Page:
Photo: Jared Piper/PHLCouncil
Photo: Jared Piper/PHLCouncil

María Quiñones-Sánchez backs public defenders and more in reaction to Philly’s new budget proposal

The longtime City Councilmember called out hypocrisy in Kenney’s attempt to make the budget equitable.


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On Thursday, March 31, Mayor Jim Kenney released his proposed city budget for the fiscal year 2023. While there were some small improvements, community members and City Councilmembers alike found glaring issues.

Councilmember Maria Quiñones-Sánchez in particular, had a lot to say about the failure of Kenney’s budget to truly help Philadelphia recover.

Quiñones-Sánchez was quoted saying that she was disappointed in the lack of funding for Philadelphia public defenders.

“How are you looking at those investments from a public safety perspective? Public defenders are left out of the conversation,” she said.

In an op-ed for The Philadelphia Inquirer, Quiñones-Sánchez highlighted her priorities for the upcoming city budget. She believes that this is not the time to “breathe easy,” but to double down on crucial investments that will help the entire city recover.

Before the pandemic struck the nation, Quiñones-Sánchez was a co-chair of the  Special Committee on Poverty Reduction and Prevention. During her time in this role, the committee launched a public-private partnership to drastically reduce poverty in the city.

The COVID-19 pandemic exacerbated the economic disparities among Philadelphians, and Quiñones-Sánchez says it’s time to stay focused on these issues.

“We need to promote policies that create and expand rental vouchers, basic income, and job training stipends. Our anti-poverty investments must continue to focus on people, not programs,” she wrote.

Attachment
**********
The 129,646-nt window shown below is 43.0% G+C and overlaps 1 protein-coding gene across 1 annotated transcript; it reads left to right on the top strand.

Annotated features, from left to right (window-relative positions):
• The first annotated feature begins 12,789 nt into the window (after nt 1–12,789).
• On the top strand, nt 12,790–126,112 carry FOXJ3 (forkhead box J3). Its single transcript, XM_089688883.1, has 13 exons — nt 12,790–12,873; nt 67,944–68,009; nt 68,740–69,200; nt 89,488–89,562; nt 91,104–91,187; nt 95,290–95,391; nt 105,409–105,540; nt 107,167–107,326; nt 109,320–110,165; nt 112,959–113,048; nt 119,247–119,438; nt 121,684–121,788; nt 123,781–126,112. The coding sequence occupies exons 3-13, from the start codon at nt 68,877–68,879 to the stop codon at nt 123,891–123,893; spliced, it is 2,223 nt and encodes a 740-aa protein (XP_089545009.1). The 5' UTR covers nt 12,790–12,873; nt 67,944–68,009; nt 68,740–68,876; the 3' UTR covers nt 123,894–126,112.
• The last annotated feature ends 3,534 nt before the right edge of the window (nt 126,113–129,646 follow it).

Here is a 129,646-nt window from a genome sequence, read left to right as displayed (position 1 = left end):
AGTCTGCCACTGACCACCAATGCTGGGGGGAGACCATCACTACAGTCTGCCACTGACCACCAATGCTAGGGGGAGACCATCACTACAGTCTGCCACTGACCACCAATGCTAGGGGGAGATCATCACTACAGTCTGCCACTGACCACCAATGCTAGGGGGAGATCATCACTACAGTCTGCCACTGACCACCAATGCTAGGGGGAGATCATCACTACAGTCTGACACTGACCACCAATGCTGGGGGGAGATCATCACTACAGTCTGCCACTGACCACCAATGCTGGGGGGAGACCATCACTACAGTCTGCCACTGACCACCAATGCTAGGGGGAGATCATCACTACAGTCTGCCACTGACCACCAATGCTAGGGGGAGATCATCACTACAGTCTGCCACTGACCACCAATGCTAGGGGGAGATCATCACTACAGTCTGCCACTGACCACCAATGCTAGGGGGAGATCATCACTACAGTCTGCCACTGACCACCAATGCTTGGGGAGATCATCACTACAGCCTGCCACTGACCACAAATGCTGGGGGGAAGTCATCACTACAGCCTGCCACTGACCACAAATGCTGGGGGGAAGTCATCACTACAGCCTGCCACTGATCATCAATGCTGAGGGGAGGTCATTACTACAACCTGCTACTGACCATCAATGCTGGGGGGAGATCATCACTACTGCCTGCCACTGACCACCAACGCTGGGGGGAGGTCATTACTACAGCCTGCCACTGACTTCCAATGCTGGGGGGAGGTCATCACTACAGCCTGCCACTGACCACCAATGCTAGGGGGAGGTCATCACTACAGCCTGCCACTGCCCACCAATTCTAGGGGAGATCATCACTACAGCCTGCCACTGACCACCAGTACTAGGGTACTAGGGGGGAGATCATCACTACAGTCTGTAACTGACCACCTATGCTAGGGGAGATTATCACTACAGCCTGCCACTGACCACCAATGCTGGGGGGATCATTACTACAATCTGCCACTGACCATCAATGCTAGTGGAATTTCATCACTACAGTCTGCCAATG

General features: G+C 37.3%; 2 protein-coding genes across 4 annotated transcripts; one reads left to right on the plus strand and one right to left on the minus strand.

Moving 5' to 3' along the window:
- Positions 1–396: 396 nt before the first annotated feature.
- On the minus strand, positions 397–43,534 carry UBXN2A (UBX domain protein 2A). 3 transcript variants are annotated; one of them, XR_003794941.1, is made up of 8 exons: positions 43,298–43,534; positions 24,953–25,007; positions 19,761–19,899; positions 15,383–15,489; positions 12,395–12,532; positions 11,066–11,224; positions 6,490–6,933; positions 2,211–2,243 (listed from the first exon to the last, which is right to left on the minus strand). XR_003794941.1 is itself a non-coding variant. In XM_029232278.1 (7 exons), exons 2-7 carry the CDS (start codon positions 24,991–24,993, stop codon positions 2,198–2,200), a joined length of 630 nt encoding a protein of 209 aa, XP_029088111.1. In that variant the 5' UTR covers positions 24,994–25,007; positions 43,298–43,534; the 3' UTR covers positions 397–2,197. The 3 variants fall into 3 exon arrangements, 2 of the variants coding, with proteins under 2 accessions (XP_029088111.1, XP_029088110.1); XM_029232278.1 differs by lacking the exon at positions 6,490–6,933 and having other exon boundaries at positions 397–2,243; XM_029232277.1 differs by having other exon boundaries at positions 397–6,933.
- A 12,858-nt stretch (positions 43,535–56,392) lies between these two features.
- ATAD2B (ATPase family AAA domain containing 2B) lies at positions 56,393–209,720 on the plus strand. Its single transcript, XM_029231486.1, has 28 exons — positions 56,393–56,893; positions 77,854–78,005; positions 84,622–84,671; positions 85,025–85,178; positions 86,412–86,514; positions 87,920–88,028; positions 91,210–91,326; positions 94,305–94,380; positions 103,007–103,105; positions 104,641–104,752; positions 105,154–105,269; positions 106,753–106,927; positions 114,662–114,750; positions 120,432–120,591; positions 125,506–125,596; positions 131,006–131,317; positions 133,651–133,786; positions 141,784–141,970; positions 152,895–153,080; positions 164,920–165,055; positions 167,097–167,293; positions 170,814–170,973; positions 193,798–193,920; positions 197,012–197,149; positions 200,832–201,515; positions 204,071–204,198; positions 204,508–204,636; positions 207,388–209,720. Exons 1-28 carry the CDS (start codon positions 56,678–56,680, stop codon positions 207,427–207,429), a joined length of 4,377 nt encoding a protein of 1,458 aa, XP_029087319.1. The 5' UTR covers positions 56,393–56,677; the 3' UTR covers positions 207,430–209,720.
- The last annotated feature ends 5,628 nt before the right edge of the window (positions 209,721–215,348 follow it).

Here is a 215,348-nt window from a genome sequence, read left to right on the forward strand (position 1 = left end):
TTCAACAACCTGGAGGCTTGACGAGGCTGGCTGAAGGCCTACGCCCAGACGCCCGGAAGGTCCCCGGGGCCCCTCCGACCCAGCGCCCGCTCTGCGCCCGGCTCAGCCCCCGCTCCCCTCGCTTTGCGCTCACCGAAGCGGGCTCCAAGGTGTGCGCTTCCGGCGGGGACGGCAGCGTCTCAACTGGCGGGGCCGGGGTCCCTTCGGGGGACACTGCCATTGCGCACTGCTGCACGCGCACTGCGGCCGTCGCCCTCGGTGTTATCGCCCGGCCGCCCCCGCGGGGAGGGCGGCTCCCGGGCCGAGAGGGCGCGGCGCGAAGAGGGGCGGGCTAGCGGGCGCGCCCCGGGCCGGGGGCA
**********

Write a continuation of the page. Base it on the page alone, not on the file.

In Quiñones-Sánchez’s view, the feeling of hopelessness is a big contributing factor to the rise in gun violence throughout the city. Her solutions to this multifaceted issue include more investments in small businesses, clean public spaces for all residents, and improved trash collection.

“The first step toward hope is making sure our residents and neighborhoods do not feel abandoned. City departments must be held accountable for doing their jobs at a basic level,” she said.

Quiñones-Sánchez emphasized that the city must learn from COVID-19, rather than continue with more of the same. This means more access to government and better communication between residents and those who represent them.

“This is doubly true for immigrant and non-English speaking residents, who prior to COVID-19 had limited access to technology and now will need more than ever,” she wrote.

Quiñones-Sánchez said that each city department must provide periodic updates on what they’re working on in regards to services, and language access is a necessity.

Quiñones-Sánchez argued that Kenney said his budget decisions were motivated by equity, but the reality doesn’t match his statement.

For instance, the city’s Health Department is forging ahead with the construction of a health center in Quiñones-Sánchez’s district, but selected a location that most neighborhood organizations oppose. 

“I will keep working as City Council Appropriations Committee chair to make sure that our pandemic response is equitable, responsible, and reflective of community needs, and with unprecedented federal investment on the way, we cannot miss this opportunity for bold action. A ‘safe’ budget is not good enough,” Quiñones-Sánchez wrote.


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